Monday, May 30, 2016

So True recap - we done good

Well, to paraphrase Sally Fields, they liked it, they really liked it - our eighth So True reading event yesterday afternoon. People are so kind! Many nice things were said by audience members; emails flew back and forth. The students who read were universally articulate and pleased. Here's one:

It was truly a thrill. Thank you for creating the environment that enabled us to realize our potential as writers in such an enjoyable and fulfilling way. Sitting there in the dark  experiencing with great pleasure the work of our classmates and friends, I felt tremendously privileged to be a part of such a talented and committed group. So I thank you for your passion, leadership and hard work in creating this wonderful event, and for inviting me to be part of it. We’re all feeling enthused and inspired, thanks to you, Beth.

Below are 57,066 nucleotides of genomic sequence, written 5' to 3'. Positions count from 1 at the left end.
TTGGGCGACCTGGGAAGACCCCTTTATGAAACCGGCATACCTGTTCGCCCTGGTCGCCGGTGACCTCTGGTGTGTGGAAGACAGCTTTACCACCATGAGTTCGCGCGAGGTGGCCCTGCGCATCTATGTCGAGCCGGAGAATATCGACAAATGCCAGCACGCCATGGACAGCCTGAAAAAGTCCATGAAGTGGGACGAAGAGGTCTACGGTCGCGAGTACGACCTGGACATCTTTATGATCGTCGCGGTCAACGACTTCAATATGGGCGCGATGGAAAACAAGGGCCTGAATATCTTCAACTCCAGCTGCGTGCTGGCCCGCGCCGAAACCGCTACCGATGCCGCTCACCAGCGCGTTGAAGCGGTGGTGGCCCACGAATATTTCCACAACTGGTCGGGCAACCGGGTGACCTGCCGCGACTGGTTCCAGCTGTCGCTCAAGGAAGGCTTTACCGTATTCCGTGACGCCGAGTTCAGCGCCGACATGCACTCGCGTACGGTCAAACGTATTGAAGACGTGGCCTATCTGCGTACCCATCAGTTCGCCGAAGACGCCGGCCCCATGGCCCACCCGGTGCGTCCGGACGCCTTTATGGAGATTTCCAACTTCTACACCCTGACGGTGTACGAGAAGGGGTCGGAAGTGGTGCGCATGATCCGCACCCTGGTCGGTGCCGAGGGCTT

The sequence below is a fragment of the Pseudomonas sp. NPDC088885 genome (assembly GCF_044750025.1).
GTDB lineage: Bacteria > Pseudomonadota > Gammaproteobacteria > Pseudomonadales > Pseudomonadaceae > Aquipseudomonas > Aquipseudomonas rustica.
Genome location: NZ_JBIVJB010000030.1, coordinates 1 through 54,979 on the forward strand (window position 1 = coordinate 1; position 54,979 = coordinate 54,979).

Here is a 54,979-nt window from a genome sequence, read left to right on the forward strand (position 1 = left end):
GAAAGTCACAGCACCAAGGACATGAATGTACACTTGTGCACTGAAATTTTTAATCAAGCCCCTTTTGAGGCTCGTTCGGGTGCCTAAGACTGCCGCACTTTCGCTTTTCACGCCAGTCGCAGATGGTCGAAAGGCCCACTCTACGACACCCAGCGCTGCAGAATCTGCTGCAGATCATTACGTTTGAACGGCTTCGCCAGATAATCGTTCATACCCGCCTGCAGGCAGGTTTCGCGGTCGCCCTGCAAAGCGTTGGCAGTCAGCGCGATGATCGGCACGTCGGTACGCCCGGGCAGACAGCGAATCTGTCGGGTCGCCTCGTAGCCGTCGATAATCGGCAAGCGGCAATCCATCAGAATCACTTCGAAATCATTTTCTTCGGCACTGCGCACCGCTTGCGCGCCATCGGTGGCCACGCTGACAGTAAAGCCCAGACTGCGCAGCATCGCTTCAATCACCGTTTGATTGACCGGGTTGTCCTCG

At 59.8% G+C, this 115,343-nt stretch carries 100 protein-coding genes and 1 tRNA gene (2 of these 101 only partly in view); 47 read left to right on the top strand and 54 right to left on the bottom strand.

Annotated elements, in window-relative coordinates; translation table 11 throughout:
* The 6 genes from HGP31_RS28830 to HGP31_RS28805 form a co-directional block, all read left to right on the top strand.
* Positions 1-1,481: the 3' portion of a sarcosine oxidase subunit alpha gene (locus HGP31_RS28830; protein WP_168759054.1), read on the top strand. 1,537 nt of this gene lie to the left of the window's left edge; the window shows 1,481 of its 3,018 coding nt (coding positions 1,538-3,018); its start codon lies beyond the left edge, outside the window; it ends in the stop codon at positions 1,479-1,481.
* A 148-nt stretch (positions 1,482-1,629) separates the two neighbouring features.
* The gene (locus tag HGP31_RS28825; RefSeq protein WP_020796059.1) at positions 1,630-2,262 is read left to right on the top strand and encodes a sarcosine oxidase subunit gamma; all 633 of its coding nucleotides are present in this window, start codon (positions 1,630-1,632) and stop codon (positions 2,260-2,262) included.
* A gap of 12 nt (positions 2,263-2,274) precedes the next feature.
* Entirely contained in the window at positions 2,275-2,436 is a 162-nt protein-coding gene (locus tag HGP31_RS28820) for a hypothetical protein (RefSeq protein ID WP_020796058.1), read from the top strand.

So glad it works! I realized yesterday why I am always exhausted afterwards, though. The process of choosing and editing stories starts months beforehand, and then during the show itself, I sit there like a mother bird watching as each reader triumphs. Yesterday, they were all marvellous, surprising themselves, I think, with the ease and skill of their performances and the rapturous reception to their writing work. It's a joy.

Then it's my turn. I stand up to finish the evening, say something wise and witty and then either tell a story of my own or read one. I may have self-confidence as a teacher and editor but not so much as a performer. Despite my years on the stage, I am full of self-doubt as a reader and speaker.